By Michael Yang
Over the years, many countries have questioned the morality of the death penalty, leading many Western countries to declare it inhumane, and abolish it. The death penalty is not only inhumane, it does nothing to deter crime, and does not belong in the United States.
The death penalty has already been declared in many countries, such as Canada, Australia, and most of Western Europe. Over 100 countries have abolished the death penalty for all punishments, and only 37 countries, including the US, continue to use it in law and practice. Many countries find the death penalty inhumane, as it often results in the death of innocent people. In fact, some studies find that one in 25 US prisoners who were executed were later found innocent, or not guilty. Even if that number was one in 1000, it would be too much; the only way to prevent people from wrongful executions is to abolish the death penalty.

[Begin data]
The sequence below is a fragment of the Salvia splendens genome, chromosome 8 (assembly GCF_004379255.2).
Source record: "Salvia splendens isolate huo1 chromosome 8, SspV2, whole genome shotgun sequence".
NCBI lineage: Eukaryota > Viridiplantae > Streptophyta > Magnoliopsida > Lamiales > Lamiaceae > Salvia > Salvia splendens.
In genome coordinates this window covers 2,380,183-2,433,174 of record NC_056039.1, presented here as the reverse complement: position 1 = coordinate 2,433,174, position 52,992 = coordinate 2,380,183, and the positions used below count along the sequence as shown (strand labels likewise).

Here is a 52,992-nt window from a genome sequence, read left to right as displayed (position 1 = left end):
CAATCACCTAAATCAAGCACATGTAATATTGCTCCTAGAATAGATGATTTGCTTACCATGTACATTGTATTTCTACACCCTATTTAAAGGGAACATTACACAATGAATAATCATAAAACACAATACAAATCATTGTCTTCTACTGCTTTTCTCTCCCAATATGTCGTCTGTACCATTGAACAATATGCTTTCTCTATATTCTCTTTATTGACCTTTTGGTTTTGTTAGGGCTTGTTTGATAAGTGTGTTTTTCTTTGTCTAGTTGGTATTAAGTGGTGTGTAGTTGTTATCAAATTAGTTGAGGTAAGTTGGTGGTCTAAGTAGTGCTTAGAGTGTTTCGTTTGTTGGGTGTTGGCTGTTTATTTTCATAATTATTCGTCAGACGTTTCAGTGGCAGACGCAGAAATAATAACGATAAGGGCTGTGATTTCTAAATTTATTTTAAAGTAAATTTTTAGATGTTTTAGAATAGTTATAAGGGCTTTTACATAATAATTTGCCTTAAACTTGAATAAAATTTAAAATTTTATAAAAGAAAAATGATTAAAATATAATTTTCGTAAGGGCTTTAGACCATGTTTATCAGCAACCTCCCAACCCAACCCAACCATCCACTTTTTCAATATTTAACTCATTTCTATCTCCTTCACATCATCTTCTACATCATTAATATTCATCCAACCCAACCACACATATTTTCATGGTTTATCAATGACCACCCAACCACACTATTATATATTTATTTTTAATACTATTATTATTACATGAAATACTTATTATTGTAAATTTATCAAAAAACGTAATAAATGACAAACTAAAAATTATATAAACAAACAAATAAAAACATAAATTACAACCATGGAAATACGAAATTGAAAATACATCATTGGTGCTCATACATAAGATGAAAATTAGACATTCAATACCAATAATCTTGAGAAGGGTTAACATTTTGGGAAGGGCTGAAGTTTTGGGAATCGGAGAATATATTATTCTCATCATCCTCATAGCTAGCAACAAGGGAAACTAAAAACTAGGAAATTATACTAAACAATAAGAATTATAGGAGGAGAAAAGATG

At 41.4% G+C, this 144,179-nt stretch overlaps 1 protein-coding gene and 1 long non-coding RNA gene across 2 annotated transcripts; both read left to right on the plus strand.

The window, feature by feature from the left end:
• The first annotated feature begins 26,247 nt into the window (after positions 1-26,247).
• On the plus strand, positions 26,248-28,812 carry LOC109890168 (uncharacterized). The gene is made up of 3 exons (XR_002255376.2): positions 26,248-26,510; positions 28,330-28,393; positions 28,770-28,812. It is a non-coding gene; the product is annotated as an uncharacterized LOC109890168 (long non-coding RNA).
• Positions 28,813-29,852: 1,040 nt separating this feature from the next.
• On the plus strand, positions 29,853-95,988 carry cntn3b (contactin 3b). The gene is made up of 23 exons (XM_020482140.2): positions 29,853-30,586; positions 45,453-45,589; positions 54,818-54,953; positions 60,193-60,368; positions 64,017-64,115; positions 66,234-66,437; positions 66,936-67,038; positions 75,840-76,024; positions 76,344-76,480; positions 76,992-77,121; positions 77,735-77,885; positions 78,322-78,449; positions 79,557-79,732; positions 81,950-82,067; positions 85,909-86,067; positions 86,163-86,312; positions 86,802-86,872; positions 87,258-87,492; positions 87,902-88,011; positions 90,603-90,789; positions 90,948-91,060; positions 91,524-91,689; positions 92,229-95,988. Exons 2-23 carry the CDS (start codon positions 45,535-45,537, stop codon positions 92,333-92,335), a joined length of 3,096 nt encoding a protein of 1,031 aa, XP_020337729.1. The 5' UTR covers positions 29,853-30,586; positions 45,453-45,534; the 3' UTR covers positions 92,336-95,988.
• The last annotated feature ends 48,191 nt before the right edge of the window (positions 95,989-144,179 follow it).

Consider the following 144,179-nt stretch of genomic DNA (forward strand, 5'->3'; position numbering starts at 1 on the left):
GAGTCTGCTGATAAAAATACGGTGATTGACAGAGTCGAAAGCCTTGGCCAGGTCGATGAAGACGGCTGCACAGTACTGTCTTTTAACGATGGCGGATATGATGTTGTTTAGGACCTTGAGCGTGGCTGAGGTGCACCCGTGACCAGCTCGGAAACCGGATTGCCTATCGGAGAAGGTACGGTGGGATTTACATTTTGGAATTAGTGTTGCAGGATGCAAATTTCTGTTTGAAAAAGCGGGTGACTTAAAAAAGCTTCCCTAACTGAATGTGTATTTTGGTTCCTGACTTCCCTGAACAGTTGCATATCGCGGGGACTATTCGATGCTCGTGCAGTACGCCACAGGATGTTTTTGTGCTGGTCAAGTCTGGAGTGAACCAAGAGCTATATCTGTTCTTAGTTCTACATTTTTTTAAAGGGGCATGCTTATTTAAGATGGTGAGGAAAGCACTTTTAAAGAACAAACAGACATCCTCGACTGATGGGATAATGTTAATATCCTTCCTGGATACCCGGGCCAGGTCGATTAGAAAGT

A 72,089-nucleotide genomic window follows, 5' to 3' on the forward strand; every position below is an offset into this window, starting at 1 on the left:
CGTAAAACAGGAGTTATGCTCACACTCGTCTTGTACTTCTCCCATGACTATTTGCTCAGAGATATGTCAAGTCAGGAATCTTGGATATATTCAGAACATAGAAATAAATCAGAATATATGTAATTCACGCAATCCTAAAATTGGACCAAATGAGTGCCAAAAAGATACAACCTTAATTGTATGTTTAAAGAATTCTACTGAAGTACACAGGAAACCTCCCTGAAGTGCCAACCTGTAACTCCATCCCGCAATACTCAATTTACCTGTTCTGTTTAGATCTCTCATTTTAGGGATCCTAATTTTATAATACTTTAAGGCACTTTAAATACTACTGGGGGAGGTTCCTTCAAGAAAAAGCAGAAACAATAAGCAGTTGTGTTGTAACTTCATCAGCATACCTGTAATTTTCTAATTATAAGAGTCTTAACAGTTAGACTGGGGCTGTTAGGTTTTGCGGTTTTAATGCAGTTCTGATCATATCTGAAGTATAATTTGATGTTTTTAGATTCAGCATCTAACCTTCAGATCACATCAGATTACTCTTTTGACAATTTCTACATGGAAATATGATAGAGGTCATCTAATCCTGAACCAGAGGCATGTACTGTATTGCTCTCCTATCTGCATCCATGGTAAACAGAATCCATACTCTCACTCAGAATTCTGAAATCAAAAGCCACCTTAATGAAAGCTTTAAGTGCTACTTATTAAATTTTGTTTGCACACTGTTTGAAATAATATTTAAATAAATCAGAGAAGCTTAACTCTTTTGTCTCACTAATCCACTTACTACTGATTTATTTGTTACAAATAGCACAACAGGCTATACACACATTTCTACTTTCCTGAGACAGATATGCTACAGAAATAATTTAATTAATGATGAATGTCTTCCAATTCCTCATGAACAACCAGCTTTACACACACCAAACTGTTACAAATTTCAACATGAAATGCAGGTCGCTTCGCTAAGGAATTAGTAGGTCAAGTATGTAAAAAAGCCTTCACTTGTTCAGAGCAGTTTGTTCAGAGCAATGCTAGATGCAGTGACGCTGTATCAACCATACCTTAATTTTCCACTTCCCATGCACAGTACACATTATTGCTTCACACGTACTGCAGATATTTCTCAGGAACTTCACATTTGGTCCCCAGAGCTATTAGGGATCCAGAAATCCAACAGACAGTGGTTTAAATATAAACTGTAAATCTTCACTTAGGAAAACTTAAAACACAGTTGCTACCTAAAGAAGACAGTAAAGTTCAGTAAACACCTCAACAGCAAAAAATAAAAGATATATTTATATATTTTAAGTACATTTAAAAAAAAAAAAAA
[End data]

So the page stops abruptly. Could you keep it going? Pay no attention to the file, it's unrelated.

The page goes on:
In addition, the death penalty does not even do anything to deter crime. Studies have shown that states without the death penalty often have lower homicide rates per capita than those which abide by the death penalty. If the death penalty does nothing to deter crime, and costs more (due to appeals) than life in prison, why do we continue to use it?
The death penalty is inhumane, inaccurate, and ineffective. In addition, it is more expensive than keeping a prisoner incarcerated, and often leaves error. It should not be used by the US.